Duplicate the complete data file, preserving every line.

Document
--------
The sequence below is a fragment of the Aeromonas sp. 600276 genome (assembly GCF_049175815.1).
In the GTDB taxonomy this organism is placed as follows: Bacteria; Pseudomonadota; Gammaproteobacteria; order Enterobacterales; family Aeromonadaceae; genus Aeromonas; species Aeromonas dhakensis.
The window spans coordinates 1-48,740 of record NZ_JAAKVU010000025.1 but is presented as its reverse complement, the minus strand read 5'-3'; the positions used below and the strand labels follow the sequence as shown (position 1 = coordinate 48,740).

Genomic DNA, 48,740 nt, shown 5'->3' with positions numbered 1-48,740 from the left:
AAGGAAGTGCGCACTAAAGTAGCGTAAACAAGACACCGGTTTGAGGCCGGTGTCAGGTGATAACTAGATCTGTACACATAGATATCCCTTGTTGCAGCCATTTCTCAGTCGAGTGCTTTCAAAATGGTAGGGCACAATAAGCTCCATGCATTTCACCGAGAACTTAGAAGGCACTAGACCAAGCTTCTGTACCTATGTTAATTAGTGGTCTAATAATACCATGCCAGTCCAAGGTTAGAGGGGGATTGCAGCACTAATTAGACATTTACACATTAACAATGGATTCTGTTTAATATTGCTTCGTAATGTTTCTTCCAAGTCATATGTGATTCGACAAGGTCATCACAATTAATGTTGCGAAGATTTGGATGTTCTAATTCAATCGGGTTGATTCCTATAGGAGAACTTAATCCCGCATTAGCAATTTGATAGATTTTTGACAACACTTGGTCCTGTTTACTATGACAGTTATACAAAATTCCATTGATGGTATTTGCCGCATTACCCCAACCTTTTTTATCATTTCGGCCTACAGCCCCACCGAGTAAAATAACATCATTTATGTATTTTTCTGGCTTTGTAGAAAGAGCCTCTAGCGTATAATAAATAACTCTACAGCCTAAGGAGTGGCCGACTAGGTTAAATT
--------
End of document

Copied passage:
The sequence below is a fragment of the Aeromonas sp. 600276 genome (assembly GCF_049175815.1).
In the GTDB taxonomy this organism is placed as follows: Bacteria; Pseudomonadota; Gammaproteobacteria; order Enterobacterales; family Aeromonadaceae; genus Aeromonas; species Aeromonas dhakensis.
The window spans coordinates 1-48,740 of record NZ_JAAKVU010000025.1 but is presented as its reverse complement, the minus strand read 5'-3'; the positions used below and the strand labels follow the sequence as shown (position 1 = coordinate 48,740).

Genomic DNA, 48,740 nt, shown 5'->3' with positions numbered 1-48,740 from the left:
AAGGAAGTGCGCACTAAAGTAGCGTAAACAAGACACCGGTTTGAGGCCGGTGTCAGGTGATAACTAGATCTGTACACATAGATATCCCTTGTTGCAGCCATTTCTCAGTCGAGTGCTTTCAAAATGGTAGGGCACAATAAGCTCCATGCATTTCACCGAGAACTTAGAAGGCACTAGACCAAGCTTCTGTACCTATGTTAATTAGTGGTCTAATAATACCATGCCAGTCCAAGGTTAGAGGGGGATTGCAGCACTAATTAGACATTTACACATTAACAATGGATTCTGTTTAATATTGCTTCGTAATGTTTCTTCCAAGTCATATGTGATTCGACAAGGTCATCACAATTAATGTTGCGAAGATTTGGATGTTCTAATTCAATCGGGTTGATTCCTATAGGAGAACTTAATCCCGCATTAGCAATTTGATAGATTTTTGACAACACTTGGTCCTGTTTACTATGACAGTTATACAAAATTCCATTGATGGTATTTGCCGCATTACCCCAACCTTTTTTATCATTTCGGCCTACAGCCCCACCGAGTAAAATAACATCATTTATGTATTTTTCTGGCTTTGTAGAAAGAGCCTCTAGCGTATAATAAATAACTCTACAGCCTAAGGAGTGGCCGACTAGGTTAAATT